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The $3,000 coffee

Most of my trip to the Ikara-Flinders Ranges, South Australia, last year went as planned.

Plenty of wildlife, time in the red dirt, and lots of friendly fellow road trippers.

But the $3,000 coffee caught me by surprise.

I’d stopped in the small town of Blinman, boasting a population of thirty five, for a coffee and to sample some of the bakery’s finest. 

Strolling the main street, I spotted this sign.

Being a huge fan of Indigenous art, I jumped back in the van and drove a short distance down a dirt road to the gallery.

That’s when I saw this second sign.

These two signs, it turned out, were very dangerous. 

Dangerous to my bank balance.

What started as a quick stop for a coffee became a $3,000 injection into the local Blinman community, thanks to my purchase of a magnificent painting by Megan Lyons.

This is the power of signage.

The impact we have on our prospective customers through how we communicate.

The words and images we choose can make or break our business.

Let’s say, conservatively, this gallery makes one $3,000 sale a month and the signs are there for 5 years. Those signs have generated $180,000!

But what was it about these signs, particularly, that made them so effective?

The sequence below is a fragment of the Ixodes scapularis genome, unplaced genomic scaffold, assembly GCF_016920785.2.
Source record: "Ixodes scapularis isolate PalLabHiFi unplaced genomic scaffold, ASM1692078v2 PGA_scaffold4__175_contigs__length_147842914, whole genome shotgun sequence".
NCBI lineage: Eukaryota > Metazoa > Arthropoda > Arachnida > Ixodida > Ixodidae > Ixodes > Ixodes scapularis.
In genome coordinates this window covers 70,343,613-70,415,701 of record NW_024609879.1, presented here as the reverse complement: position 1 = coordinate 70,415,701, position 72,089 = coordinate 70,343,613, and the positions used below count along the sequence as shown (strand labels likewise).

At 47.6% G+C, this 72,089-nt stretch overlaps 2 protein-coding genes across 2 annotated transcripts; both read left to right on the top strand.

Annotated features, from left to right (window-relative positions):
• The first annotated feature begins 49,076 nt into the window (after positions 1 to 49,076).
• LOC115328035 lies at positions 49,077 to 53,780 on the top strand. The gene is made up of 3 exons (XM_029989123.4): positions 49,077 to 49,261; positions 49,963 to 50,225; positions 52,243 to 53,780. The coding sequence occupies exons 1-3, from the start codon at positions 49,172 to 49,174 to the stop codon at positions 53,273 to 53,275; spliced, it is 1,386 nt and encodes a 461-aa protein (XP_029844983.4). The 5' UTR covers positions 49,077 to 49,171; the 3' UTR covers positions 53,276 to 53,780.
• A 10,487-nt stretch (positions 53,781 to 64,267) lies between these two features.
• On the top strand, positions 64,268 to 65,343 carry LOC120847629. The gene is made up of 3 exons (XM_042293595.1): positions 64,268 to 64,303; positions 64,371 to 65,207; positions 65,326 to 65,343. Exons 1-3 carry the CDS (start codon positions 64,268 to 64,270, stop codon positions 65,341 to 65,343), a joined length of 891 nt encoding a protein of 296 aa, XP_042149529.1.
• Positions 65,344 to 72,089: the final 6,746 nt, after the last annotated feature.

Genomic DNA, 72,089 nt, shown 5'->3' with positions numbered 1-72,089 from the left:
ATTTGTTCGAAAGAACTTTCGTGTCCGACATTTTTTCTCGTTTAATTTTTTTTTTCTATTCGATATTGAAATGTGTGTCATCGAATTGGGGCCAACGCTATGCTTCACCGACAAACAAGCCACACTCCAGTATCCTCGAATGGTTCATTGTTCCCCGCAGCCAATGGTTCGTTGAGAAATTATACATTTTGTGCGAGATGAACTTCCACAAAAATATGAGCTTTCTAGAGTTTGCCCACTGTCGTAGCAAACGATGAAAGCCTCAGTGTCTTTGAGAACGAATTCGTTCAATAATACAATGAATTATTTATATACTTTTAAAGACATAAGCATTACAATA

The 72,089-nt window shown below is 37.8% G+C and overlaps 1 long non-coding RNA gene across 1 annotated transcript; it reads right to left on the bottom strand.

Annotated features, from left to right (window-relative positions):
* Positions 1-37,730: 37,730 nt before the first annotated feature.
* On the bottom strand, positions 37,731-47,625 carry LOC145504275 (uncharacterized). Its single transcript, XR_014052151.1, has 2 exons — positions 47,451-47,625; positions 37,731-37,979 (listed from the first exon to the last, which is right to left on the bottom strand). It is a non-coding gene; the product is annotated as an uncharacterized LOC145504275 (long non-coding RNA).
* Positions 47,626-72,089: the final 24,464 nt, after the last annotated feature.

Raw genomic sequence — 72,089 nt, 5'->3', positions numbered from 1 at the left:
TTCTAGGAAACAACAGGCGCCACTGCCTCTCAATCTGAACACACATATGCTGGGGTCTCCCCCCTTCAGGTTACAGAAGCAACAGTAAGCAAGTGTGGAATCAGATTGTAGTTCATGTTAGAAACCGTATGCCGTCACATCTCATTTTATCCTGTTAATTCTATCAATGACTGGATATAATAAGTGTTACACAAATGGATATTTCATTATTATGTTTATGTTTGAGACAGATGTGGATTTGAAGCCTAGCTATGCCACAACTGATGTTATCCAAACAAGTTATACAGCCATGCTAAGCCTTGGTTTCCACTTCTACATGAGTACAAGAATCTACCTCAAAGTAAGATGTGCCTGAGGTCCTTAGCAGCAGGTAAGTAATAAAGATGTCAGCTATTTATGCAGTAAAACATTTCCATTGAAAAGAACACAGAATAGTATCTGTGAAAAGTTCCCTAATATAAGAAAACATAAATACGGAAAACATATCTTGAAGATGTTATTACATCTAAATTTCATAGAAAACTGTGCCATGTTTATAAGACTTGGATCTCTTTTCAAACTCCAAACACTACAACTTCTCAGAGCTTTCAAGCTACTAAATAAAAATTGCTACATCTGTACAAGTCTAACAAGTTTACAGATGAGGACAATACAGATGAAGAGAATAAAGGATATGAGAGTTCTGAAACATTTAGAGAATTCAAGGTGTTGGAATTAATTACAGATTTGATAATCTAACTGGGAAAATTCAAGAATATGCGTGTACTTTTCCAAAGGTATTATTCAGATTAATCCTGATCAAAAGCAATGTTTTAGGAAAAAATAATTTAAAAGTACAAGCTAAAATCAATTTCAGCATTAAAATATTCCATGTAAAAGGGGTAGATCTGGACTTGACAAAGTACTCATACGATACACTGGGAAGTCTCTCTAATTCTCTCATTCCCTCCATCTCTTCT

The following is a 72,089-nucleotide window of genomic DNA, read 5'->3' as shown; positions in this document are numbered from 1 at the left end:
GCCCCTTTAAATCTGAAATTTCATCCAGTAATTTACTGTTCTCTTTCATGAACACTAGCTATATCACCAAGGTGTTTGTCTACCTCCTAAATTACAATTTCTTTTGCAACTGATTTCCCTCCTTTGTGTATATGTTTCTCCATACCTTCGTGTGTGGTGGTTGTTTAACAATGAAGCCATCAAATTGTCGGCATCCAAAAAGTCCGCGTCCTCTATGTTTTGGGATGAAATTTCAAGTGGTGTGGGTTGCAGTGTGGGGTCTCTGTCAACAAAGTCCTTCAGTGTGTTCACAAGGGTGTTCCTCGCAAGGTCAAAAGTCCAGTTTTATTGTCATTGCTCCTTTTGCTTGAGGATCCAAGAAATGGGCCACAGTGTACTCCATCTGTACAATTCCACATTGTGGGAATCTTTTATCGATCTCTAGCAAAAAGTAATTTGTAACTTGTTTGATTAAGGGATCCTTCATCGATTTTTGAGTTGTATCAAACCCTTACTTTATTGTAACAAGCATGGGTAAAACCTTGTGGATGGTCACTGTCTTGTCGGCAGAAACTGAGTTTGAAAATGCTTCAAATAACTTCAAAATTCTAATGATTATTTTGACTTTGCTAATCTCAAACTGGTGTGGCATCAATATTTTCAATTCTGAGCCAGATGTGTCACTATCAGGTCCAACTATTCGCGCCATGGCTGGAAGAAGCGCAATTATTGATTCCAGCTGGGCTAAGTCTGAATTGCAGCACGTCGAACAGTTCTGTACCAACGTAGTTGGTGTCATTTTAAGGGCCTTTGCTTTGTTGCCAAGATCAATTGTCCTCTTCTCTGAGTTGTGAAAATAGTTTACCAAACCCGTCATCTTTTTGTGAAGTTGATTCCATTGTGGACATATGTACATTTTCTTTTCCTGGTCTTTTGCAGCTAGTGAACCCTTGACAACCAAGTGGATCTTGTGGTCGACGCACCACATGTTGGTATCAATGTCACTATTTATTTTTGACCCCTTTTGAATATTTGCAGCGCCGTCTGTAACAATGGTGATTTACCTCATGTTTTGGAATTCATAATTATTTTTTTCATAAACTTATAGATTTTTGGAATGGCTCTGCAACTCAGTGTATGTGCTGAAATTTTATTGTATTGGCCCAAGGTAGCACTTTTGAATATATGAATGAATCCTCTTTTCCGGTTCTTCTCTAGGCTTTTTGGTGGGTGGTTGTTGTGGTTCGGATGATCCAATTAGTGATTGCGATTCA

Behaviourally effective signage

The genius of these two signs is how they overcome barriers to action.

The first indicated the gallery was only 1.5 kilometres, or 2 minutes, down the road.

When you're in outback South Australia, that distance is nothing.

This was an important piece of information to communicate because otherwise people might not want to divert down a windy, unsealed road.

The sign reduced doubt and minimised perceived effort.

The second sign also played an important role.

This time it was about reducing fear people have that their RV or trailer would be awkward to park. The turning circle icon made it clear that movement wouldn't be a problem.


Making your messages behaviourally effective

So, how do you make your messages effective? 

The best place to start is to consider the three barriers to action – the three reasons people don't do what you want them to do:

  • Laziness - it seems more effort than it's worth. 
  • Confusion - you are overwhelming them with information or decisions; and
  • Fear - they are worried about proceeding.

You can read more about these three barriers here

That's what I spend my day doing, by the way. Helping businesses address these three barriers in a way that achieve results. That could be influencing customer behaviour, or that of colleagues. Get in touch if you want to know more.

What examples do you have or effective (or ineffective) signage? I'd love for you to send them to me.


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